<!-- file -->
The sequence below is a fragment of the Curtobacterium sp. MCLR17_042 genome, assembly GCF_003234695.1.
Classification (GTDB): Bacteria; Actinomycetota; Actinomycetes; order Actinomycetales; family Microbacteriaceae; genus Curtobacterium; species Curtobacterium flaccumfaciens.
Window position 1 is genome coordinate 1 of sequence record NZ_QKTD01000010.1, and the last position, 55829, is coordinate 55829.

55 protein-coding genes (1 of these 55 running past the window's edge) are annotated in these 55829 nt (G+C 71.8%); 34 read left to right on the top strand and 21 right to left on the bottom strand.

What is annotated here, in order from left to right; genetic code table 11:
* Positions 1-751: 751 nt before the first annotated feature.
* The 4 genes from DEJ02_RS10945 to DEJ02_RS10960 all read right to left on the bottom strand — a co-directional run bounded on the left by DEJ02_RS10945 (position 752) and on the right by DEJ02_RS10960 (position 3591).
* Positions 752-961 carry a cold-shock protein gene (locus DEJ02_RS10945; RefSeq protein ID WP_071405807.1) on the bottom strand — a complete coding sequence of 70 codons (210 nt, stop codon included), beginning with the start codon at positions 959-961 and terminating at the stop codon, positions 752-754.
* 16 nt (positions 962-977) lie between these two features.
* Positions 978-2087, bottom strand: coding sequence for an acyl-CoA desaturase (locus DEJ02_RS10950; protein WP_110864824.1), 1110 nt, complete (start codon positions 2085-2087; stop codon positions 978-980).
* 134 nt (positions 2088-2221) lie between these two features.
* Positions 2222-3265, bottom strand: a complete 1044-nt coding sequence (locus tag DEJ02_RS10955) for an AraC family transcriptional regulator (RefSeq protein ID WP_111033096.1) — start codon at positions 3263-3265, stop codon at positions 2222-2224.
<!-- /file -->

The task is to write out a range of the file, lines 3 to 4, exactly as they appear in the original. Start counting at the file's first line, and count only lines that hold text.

Window position 1 is genome coordinate 1 of sequence record NZ_QKTD01000010.1, and the last position, 55829, is coordinate 55829.

55 protein-coding genes (1 of these 55 running past the window's edge) are annotated in these 55829 nt (G+C 71.8%); 34 read left to right on the top strand and 21 right to left on the bottom strand.